It wasn’t exactly advice, but there have been three doctors (all still involved in my care) who slowed down, really asked a lot of questions, and ran some additional tests to dig deeper into my symptoms. Each of them discovered something they didn’t expect that led to true solutions for me. I’m so grateful they took their time and went the extra mile for me!
The gratitude I feel for my doctors is impossible to convey in words. They have no idea how much I count on them as a lifeline to help me sustain quality of life. I wish I could do more to show my appreciation for all that they do!
Annette G., caregiver
My daughter’s doctor said, “don’t look up this disease on the Internet until you start treatment and understand it.”
Our doctor not only gave our daughter the freedom to live, it put our family back together again … priceless gift.
Rick S., patient
My doctor always says, "you know your body better than I, what do you think?"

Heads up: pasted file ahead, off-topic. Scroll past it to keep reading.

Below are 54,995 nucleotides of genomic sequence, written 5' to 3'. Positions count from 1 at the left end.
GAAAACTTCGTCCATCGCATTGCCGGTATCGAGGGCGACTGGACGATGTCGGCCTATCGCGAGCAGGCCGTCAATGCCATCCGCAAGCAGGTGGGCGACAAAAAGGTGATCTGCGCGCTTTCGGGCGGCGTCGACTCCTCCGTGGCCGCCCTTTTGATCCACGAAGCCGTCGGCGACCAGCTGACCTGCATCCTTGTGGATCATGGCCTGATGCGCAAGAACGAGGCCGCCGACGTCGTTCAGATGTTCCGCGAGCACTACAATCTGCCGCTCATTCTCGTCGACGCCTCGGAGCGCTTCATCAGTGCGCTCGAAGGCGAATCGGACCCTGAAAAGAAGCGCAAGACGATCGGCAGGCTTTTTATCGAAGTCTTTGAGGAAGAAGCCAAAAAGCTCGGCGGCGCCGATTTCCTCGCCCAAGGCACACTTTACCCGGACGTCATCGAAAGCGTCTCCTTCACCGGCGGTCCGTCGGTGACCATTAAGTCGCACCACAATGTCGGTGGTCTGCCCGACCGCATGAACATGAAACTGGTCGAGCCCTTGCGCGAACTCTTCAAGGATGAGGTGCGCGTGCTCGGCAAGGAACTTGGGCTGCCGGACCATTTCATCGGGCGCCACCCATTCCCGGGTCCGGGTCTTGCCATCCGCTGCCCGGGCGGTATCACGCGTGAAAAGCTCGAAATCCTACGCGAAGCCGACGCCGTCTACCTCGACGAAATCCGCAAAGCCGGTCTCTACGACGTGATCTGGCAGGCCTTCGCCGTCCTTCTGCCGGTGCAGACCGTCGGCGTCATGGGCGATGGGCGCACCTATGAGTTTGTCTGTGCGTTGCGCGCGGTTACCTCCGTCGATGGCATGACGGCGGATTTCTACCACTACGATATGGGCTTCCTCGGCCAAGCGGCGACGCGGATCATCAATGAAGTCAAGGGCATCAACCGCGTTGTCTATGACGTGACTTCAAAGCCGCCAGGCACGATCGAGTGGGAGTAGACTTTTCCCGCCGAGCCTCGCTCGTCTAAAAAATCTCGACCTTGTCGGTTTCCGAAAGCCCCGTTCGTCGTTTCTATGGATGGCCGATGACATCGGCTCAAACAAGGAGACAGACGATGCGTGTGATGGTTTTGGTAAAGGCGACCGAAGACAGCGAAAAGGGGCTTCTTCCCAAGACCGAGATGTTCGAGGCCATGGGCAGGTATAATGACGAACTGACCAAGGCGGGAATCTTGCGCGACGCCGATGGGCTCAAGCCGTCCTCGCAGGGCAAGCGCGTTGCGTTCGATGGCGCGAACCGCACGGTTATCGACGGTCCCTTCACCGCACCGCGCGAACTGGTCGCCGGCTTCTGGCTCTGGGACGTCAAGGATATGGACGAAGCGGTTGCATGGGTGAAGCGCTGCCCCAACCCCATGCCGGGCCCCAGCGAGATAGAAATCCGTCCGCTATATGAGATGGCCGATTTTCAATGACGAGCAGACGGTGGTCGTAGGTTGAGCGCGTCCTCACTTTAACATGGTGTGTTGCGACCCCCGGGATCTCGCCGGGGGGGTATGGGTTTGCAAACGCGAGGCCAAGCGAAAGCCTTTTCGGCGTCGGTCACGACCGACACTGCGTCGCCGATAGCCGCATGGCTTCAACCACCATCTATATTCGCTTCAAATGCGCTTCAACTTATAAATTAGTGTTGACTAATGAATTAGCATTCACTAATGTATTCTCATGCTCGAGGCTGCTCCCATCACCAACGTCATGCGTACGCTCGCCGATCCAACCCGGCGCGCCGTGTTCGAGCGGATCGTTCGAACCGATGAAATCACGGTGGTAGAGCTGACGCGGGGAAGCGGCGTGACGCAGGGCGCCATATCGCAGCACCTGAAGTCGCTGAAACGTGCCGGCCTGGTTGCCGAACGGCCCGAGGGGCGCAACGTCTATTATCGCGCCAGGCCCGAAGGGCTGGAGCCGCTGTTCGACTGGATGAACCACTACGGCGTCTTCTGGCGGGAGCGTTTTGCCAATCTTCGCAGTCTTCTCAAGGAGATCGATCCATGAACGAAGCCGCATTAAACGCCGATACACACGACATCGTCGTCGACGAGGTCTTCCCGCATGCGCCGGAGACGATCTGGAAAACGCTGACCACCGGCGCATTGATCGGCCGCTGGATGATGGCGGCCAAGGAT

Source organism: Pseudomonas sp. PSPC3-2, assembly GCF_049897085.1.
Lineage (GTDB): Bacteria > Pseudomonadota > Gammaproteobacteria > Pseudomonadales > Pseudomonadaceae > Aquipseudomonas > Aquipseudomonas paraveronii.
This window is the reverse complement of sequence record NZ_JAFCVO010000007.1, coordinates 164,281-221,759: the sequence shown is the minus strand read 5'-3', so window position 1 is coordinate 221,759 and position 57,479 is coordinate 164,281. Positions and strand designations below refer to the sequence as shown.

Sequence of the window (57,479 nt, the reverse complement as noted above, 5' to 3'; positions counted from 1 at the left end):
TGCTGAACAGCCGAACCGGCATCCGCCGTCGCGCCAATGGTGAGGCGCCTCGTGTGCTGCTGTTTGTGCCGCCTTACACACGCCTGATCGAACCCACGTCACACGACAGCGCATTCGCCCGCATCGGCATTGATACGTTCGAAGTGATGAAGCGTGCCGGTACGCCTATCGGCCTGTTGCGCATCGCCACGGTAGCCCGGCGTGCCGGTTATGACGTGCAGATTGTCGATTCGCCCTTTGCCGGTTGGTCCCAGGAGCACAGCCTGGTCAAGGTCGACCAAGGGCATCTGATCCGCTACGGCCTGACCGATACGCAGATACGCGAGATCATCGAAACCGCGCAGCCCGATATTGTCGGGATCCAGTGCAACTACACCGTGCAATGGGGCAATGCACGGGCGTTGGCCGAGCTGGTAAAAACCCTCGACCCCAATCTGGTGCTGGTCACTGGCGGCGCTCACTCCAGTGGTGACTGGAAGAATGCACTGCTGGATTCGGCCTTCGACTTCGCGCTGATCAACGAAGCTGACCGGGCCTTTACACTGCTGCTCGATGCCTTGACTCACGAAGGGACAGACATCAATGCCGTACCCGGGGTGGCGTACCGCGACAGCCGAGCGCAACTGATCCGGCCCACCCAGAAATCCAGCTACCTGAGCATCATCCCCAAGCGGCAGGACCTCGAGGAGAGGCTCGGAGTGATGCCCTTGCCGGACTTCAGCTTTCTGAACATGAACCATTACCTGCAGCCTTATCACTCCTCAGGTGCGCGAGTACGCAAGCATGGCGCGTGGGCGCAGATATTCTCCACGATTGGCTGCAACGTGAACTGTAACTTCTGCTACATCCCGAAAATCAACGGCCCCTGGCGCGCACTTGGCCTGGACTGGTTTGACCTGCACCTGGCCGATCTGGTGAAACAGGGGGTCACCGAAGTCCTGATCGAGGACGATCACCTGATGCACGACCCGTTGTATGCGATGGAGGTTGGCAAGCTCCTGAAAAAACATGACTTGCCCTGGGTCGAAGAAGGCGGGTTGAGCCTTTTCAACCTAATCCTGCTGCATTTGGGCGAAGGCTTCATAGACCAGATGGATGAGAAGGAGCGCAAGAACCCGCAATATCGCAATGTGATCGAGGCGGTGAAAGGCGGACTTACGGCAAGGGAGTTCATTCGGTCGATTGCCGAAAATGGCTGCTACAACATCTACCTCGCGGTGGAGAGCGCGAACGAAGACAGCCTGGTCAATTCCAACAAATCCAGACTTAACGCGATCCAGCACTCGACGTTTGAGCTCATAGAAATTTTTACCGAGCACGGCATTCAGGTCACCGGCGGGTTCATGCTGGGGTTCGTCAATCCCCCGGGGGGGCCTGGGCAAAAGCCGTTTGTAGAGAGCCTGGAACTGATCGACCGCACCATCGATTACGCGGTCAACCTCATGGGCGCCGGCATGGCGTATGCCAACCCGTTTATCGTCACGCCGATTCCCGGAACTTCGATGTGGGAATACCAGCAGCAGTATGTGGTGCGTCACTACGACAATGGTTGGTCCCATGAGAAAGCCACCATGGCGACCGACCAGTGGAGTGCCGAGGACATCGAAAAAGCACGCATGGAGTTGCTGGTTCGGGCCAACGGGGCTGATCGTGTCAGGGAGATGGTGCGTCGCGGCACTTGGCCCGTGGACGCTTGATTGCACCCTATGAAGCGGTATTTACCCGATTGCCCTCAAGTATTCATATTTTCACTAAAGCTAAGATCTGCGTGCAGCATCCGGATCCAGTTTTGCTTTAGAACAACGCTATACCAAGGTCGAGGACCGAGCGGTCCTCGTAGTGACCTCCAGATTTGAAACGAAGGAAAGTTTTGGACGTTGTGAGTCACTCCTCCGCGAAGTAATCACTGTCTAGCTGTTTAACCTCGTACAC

Cheryl F., patient
You know your body best, trust what it is telling you.
Michael S., patient
Be honest about your health care, medications, how you’re feeling, what you are – and are not – willing to do treatment-wise. Don’t be afraid to give “wrong answers.” Trust your health care professionals!
Thank you so much for all your hard work and dedication during this pandemic. I appreciate y’all so very much!
Danielle D., patient
You are in the driver seat of your health and wellness. We can go as fast or as slow as you want to take things.
We are all very thankful for your dedication and passion for health!
Appolos L., patient
Take care of yourself, take your medications and follow up with your appointments.
Doctors are your best friends, trust your doctors.
Evelyn P., patient
My doctor advised me to see another doctor with more experience with my disease.
My doctors aren't giving up on me. So, I can't possibly give up on myself. They inspire me with their determination. I wish they knew how much I appreciate them.
Estelle H., PhD, and a patient
Don't give up trying to find a diagnosis and explanation for your symptoms.
I'm so grateful for the kind neurologist who finally diagnosed my rare disease. After more than two years of searching, I was relieved to finally make sense of my symptoms.